Removal of sinks and introduction of ‘water-free’ patient care

Sinks in patient rooms are associated with hospital-acquired infections | Antimicrobial Resistance & Infection Control

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Background: The aim of this study was to evaluate the effect of removal of sinks from the Intensive Care Unit (ICU) patient rooms and the introduction of ‘water-free’ patient care on gram-negative bacilli colonization rates.

Conclusions: Removal of sinks from patient rooms and introduction of a method of ‘water-free’ patient care is associated with a significant reduction of patient colonization with GNB, especially in patients with a longer ICU length of stay.

Full reference: Hopman, J. et al. (2017) Reduced rate of intensive care unit acquired gram-negative bacilli after removal of sinks and introduction of ‘water-free’ patient care. Antimicrobial Resistance & Infection Control. 6:59

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Monitoring the hand hygiene compliance of health care workers

Brotfein, E. et al. American Journal of Infection Control | Published online: 4 May 2017

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Highlights:

  • CCTV is a new and reliable method for observation of hand hygiene.
  • CCTV methodology records a different performing hand hygiene compared to overt observation.
  • Covert observations using CCTV can replace direct overt observation for hand hygiene of HCWs.

Read the full abstract here

The value of direct observation to reduce catheter-associated urinary tract infection

Afonso, E. & Blot, S. Intensive and Critical Care Nursing | Published online: 26 April 2017

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Urinary tract catheterization and monitoring of the urinary output is indispensable in critically ill patients as might indicate intravascular circulating volume, organ perfusion, and pending shock (Paratz et al., 2014; Eastwood et al., 2015). The presence of a urinary catheter however involves the risk of infection.

We read with interest the article by Galiczewski and Shurpin (2017) about the efficiency of direct observation to reduce bladder catheter utilization and catheter-associated urinary tract infections in the ICU.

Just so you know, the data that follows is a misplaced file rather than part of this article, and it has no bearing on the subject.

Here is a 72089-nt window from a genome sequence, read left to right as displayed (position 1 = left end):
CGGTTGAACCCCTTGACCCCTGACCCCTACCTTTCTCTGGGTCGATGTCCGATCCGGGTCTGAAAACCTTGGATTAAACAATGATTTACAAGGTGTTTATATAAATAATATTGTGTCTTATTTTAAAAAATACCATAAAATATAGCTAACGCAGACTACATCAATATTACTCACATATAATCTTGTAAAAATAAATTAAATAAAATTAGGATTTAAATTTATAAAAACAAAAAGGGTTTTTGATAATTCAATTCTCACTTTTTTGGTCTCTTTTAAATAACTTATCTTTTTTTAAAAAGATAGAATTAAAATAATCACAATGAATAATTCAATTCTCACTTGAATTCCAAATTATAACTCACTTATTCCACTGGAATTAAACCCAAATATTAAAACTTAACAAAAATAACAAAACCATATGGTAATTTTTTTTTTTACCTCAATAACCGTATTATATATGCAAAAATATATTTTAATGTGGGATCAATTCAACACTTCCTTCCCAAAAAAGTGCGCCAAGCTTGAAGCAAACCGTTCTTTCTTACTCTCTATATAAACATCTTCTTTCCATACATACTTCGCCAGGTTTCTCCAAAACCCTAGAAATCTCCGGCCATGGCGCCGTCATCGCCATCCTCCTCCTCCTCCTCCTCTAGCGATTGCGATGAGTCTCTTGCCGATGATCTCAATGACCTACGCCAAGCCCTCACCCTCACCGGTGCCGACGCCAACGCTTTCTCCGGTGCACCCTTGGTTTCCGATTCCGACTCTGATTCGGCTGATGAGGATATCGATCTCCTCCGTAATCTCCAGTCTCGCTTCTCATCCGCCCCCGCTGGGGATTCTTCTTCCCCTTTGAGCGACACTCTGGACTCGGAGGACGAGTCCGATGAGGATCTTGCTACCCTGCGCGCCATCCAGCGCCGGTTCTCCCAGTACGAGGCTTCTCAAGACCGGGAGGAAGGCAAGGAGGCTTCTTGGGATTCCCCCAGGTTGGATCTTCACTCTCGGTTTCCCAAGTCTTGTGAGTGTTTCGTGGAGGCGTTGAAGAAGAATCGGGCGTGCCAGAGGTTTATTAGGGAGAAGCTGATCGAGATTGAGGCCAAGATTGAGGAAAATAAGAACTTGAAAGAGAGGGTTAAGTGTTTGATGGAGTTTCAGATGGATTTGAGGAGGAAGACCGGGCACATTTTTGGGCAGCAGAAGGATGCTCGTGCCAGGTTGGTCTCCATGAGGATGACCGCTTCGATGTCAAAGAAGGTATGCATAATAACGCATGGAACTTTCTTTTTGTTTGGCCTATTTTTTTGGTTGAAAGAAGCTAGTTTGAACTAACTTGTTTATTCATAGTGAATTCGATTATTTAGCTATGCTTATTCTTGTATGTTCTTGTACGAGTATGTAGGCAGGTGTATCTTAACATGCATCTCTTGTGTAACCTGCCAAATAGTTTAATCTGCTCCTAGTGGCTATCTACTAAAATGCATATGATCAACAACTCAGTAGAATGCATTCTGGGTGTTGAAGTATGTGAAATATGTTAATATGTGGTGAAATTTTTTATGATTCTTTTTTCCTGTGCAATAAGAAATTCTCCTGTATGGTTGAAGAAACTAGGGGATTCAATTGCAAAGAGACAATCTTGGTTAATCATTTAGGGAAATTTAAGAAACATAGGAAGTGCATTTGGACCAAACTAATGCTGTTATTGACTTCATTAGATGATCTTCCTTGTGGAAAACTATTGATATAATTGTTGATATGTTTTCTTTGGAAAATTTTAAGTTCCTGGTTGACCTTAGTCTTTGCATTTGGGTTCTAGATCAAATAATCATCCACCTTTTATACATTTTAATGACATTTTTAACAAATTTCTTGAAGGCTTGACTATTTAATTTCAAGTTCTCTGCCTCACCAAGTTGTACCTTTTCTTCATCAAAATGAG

Read the comment article here

Read the original research article here

Improving the catheter associated UTI rate in an intensive care unit

Galiczewski, J.M. & Shurpin, K.M. Intensive and Critical Care Nursing. Published online: 22 February 2017

Background: Healthcare associated infections from indwelling urinary catheters lead to increased patient morbidity and mortality.

Aim: The purpose of this study was to determine if direct observation of the urinary catheter insertion procedure, as compared to the standard process, decreased catheter utilization and urinary tract infection rates.

Conclusion: The findings from this study may promote changes in clinical practice guidelines leading to a reduction in urinary catheter utilization and infection rates and improved patient outcomes.

Read the full abstract here

Transmission of Staphylococcus aureus between health-care workers, the environment, and patients in an intensive care unit

Price, J.R. et al. (2017) The Lancet Infectious Diseases. 17(2) pp. 207–214

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Background: Health-care workers have been implicated in nosocomial outbreaks of Staphylococcus aureus, but the dearth of evidence from non-outbreak situations means that routine health-care worker screening and S aureus eradication are controversial. We aimed to determine how often S aureus is transmitted from health-care workers or the environment to patients in an intensive care unit (ICU) and a high-dependency unit (HDU) where standard infection control measures were in place.

Interpretation: In the presence of standard infection control measures, health-care workers were infrequently sources of transmission to patients. S aureus epidemiology in the ICU and HDU is characterised by continuous ingress of distinct subtypes rather than transmission of genetically related strains.

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Hand Hygiene in Intensive Care Units: A Matter of Time?

Stahmeyer, J.T. The Journal of Hospital Infection. Published online: January 28, 2017

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Background: Healthcare-associated infections are a frequent threat to patient safety and cause significant disease burden. The most important single preventive measure is hand hygiene (HH). Barriers to adherence with HH recommendations include structural aspects, knowledge gaps, and organizational issues, especially a lack of time in daily routine.

Conclusion: Complying with guidelines is time consuming. Sufficient time for HH should be considered in staff planning.

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Nurses’ practices and knowledge about interventional patient hygiene

El-Soussi, A.H. & Asfour, H.I. Intensive and Critical Care Nursing. Published online: 25 January 2017

Background: The Nursing profession is struggling to return to basic nursing care to maintain patients’ safety. “Interventional patient hygiene” (IPH) is a measurement model for reducing the bioburden of both the patient and health care worker, and its components are hand hygiene, oral care, skin care/antisepsis, and catheter site care.

Conclusion: The mean percentage IPH knowledge score is higher than the mean percentage IPH practice score of all IPH items. Barriers for implementing IPH include workload, insufficient resources, and lack of knowledge/training.

Read the full abstract here